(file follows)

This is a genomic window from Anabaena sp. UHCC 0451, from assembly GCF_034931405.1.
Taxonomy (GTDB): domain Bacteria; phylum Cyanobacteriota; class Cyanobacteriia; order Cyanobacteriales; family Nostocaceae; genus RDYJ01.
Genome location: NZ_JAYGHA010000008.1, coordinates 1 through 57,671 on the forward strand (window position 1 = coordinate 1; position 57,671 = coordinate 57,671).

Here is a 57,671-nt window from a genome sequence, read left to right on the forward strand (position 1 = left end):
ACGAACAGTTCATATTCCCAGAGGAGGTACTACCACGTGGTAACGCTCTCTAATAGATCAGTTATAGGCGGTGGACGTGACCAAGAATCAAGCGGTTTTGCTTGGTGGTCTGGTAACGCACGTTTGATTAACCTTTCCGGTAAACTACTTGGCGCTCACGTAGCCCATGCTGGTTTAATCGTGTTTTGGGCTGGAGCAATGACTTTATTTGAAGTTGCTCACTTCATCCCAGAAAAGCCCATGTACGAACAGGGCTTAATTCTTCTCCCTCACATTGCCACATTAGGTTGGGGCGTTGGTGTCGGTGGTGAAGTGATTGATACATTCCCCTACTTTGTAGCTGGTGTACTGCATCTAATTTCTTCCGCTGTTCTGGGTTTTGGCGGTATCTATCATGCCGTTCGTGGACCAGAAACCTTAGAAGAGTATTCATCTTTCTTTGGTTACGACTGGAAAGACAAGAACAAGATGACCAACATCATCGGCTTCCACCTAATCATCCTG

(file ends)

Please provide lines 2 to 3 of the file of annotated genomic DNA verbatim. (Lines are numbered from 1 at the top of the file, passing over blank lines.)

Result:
Taxonomy (GTDB): domain Bacteria; phylum Cyanobacteriota; class Cyanobacteriia; order Cyanobacteriales; family Nostocaceae; genus RDYJ01.
Genome location: NZ_JAYGHA010000008.1, coordinates 1 through 57,671 on the forward strand (window position 1 = coordinate 1; position 57,671 = coordinate 57,671).